Exciting news everyone… I am just over halfway through Erin‘s latest book challenge! (Thank you train journeys!) But I’m getting ahead of myself… clearly books read for the challenge come under my July reading and I’m here to talk about June.
The Show Us Your Books link-up was technically yesterday, but it was one of my days to be in the office in Germany, which meant I was out of the house all day (from 6:20 a.m.) and had no time for blogging. I’m still allowed to add my link today though, and so I shall.
My June reading looks a little better than May’s, mainly because I finished two books that I had started previously… As always my books are simply listed in the order I read them.
Sophie’s World by Jostein Gaarder. This one took me forever to read! I started it in April and battled with it for the whole of May. At first I really liked the story but had to force myself not to skim the philosophy bits – they just read too much like a textbook for me! Later, when Sophie actually met the philosopher and it was more of a conversation, I got more into the philosophy bits – at least until Sophie started explaining the philosophical concepts back to him in a way that I can’t imagine any 15 year old speaking (and totally differently to her “voice” throughout the rest of the book). Then right after showing she had understood a difficult philosophical concept she would ask the meaning of a relatively simple word. What? (That probably sounds confusing – I wish I had written down an example). Overall I liked the book and it does provide a good introduction to philosophy and give you something to think about (are we really living our lives? How can we be sure?). I wavered between 3 and 4 stars and eventually gave it 4, but I don’t think I would read it again.
The Sense of Style by Steve Pinker. Another one that took forever, but with non-fiction I expect that. I actually read this one for work because I was hoping it would help me with style in my translations – although this is more a guide for writers some of the concepts can be applied. It’s an interesting and engaging read. I didn’t enjoy every single part, but any non-fiction book that can actually more or less hold my interest right to the end (other than a biography) is great in my book! I want to go back and copy out some of his example sentences for future reference. Four stars.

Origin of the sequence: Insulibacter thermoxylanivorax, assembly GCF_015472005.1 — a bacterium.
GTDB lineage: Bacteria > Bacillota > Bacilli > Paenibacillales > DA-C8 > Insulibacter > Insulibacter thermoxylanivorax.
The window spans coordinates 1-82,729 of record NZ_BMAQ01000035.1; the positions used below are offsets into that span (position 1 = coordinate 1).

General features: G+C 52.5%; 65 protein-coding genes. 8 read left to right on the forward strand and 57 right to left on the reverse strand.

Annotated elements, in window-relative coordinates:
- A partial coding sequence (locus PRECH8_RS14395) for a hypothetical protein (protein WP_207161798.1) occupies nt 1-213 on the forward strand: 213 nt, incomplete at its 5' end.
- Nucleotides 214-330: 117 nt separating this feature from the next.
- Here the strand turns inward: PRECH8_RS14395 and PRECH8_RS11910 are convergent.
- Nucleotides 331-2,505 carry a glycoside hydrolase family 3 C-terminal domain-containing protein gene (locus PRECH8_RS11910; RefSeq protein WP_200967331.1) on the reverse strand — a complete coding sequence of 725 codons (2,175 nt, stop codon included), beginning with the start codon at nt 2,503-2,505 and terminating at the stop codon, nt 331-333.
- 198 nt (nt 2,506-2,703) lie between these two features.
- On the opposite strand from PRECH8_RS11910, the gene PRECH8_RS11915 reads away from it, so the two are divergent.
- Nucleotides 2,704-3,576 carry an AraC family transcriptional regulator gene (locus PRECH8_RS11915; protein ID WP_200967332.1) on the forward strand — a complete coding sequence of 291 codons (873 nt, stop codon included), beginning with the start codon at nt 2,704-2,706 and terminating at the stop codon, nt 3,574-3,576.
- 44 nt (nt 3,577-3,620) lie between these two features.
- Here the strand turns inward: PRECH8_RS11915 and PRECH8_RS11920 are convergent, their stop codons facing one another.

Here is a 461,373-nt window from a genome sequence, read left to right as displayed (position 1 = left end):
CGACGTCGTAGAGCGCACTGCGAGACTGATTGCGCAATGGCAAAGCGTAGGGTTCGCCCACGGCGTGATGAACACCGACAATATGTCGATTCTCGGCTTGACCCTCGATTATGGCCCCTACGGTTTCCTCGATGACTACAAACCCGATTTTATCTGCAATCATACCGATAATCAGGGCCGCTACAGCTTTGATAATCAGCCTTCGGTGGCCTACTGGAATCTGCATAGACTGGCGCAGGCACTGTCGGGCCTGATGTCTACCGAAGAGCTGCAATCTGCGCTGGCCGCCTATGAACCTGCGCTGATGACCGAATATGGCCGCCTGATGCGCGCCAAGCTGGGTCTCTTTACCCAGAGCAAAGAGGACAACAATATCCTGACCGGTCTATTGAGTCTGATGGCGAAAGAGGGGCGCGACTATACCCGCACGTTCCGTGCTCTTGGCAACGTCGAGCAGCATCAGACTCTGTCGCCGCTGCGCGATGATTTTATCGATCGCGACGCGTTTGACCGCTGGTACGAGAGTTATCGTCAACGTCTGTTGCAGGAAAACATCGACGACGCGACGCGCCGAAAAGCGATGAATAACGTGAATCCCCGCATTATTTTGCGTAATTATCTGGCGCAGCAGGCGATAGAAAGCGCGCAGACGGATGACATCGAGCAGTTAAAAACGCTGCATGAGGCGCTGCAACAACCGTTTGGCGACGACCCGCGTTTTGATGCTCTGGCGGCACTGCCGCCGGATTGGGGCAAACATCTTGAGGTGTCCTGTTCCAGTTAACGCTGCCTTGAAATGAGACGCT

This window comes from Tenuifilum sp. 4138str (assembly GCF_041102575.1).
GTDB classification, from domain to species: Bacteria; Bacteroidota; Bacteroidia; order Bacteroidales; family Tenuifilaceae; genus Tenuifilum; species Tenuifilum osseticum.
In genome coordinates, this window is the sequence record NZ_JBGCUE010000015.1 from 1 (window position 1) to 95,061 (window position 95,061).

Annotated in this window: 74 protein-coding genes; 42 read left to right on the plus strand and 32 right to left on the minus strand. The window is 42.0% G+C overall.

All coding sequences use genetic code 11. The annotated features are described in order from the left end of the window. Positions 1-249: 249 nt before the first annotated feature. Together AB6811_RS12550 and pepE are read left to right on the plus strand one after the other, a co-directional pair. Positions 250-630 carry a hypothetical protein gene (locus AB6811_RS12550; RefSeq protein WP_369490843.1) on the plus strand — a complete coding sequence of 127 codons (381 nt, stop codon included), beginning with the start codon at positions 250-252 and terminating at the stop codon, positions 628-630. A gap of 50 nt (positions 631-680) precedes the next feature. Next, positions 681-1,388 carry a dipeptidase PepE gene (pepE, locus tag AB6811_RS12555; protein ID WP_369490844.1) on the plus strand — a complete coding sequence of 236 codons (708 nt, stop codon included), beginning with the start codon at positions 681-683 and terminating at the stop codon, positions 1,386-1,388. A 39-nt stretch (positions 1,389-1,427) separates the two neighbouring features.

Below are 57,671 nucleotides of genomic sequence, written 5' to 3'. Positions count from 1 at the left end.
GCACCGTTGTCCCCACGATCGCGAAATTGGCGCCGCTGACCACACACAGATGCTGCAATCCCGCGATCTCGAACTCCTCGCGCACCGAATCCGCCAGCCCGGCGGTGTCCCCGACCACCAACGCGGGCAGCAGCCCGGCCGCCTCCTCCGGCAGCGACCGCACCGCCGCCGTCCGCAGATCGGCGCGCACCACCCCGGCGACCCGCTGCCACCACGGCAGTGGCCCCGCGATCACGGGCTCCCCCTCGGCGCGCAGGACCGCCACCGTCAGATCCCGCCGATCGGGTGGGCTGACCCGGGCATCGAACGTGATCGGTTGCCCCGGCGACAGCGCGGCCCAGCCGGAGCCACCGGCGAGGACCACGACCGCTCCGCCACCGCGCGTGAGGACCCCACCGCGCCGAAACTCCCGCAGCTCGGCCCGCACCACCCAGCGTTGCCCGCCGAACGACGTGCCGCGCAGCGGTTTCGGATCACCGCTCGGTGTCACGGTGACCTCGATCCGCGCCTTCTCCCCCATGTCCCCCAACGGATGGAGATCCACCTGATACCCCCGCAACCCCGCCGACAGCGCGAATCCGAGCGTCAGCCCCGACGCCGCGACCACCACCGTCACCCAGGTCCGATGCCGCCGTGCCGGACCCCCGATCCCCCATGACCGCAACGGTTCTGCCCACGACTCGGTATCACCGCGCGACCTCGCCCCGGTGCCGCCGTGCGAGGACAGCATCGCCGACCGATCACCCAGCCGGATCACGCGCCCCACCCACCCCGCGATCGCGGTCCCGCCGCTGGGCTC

A Snicker of Magic by Natalie Lloyd. I adored this. It’s so cute and heart-warming – I want Jonah to be my best friend and Biscuit to be my dog! Some people may find it a little too sweet and get annoyed by all the quirky characters, but personally I like quirky characters. Recommended to anybody who likes words and magic (and ice cream!). 5 stars.
The Last Academy by Anne Applegate. Trying not to give any spoilers… I have read a few reviews by people who said it was obvious what was happening/what the school is as soon as the man on the plane said his name. I don’t agree – it wasn’t obvious to me and I don’t think it would be to teenagers either (unless they are experts in Greek mythology). I did get an inkling of what was going on with Camden and her classmates, especially after a scene between her crush/boyfriend and his mother, but I never figured out Barnaby/Mr Cooper’s role. It was a quick read and passed the time well enough. Three stars.
The Center of Everything by Linda Urban. A lot of reviewers loved this book, but I honestly found it quite boring. I think I would have liked it at 7 or 8, but then all the maths and science would have gone over my head. The best friend is selfish and annoying, wanting Ruby to constantly be there for her, never listening to a word she says then getting mad that she didn’t tell her a secret (uhh, when should she have done that when you wouldn’t SHUT UP!) and being annoyed that she dared find a new friend. There is a kind of apology near the end but it was too little for me. There is a scene where Ruby is crying in the art room that was fantastic and the conversation with her dad towards the end was genuinely touching. If the rest of the book had been like that I would have loved it. As it is, those two things are what pull it up from two stars to three. Wouldn’t really recommend.
Tom’s Midnight Garden by Philippa Pearce. My grandparents bought me a million classics when I was a child but somehow I missed out on this one! How? Why? I looooved it! In some ways it reminded me of Charlotte Sometimes (an all-time favourite). It’s old-fashioned and sweet and… I don’t know. Just read it! Five stars.
Three Men in a Boat by Jerome K. Jerome. Technically, I haven’t finished this book yet since the copy I am reading (see link) is two books in one. I did finish the Two Men in a Boat part though, which is the one that’s on the BBC Big Read list, so I shall review that one here. I found this a lot more readable than I expected, although definitely not as hilarious as other reviews seem to suggest. Strangely, it read a bit like a blog from before there were blogs. Maybe I should say it’s like a diary from a holiday, but written by somebody who expects others to read it and keeps throwing in touristic references and recommendations for places to eat. Oh, and that somebody also has ADHD and keeps getting distracted and going off on random tangents. Slightly bizarre but surprisingly good. Four stars.
So, seven reviews (although only four full books read). Slightly better than May’s three!
Show Us Your books will be back in July, when I will have lots of books to review thanks to Erin’s challenge and my new resolve to prioritise reading (I didn’t realise how much I had missed books until I forced myself to make time for them again).